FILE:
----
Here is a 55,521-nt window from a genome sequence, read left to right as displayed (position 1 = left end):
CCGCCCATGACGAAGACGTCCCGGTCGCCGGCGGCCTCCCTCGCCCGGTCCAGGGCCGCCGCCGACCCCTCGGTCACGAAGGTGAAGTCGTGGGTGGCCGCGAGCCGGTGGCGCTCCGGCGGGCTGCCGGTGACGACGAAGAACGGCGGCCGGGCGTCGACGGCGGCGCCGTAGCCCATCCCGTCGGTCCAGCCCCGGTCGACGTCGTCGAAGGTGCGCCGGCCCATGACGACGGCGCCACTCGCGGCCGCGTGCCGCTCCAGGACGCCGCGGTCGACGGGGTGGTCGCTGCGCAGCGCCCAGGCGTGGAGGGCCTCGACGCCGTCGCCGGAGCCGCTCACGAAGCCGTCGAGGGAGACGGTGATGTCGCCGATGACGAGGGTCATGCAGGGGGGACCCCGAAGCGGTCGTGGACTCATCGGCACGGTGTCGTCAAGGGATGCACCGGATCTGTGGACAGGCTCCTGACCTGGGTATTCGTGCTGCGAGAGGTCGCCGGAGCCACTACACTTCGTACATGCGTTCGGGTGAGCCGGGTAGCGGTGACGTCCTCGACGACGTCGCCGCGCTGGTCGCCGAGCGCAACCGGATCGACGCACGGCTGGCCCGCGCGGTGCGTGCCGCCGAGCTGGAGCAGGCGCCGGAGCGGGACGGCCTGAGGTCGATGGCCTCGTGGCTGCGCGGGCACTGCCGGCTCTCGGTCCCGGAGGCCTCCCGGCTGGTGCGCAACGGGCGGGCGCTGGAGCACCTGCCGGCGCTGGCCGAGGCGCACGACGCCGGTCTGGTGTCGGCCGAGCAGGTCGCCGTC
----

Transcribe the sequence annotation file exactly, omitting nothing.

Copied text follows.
Here is a 55,521-nt window from a genome sequence, read left to right as displayed (position 1 = left end):
CCGCCCATGACGAAGACGTCCCGGTCGCCGGCGGCCTCCCTCGCCCGGTCCAGGGCCGCCGCCGACCCCTCGGTCACGAAGGTGAAGTCGTGGGTGGCCGCGAGCCGGTGGCGCTCCGGCGGGCTGCCGGTGACGACGAAGAACGGCGGCCGGGCGTCGACGGCGGCGCCGTAGCCCATCCCGTCGGTCCAGCCCCGGTCGACGTCGTCGAAGGTGCGCCGGCCCATGACGACGGCGCCACTCGCGGCCGCGTGCCGCTCCAGGACGCCGCGGTCGACGGGGTGGTCGCTGCGCAGCGCCCAGGCGTGGAGGGCCTCGACGCCGTCGCCGGAGCCGCTCACGAAGCCGTCGAGGGAGACGGTGATGTCGCCGATGACGAGGGTCATGCAGGGGGGACCCCGAAGCGGTCGTGGACTCATCGGCACGGTGTCGTCAAGGGATGCACCGGATCTGTGGACAGGCTCCTGACCTGGGTATTCGTGCTGCGAGAGGTCGCCGGAGCCACTACACTTCGTACATGCGTTCGGGTGAGCCGGGTAGCGGTGACGTCCTCGACGACGTCGCCGCGCTGGTCGCCGAGCGCAACCGGATCGACGCACGGCTGGCCCGCGCGGTGCGTGCCGCCGAGCTGGAGCAGGCGCCGGAGCGGGACGGCCTGAGGTCGATGGCCTCGTGGCTGCGCGGGCACTGCCGGCTCTCGGTCCCGGAGGCCTCCCGGCTGGTGCGCAACGGGCGGGCGCTGGAGCACCTGCCGGCGCTGGCCGAGGCGCACGACGCCGGTCTGGTGTCGGCCGAGCAGGTCGCCGTC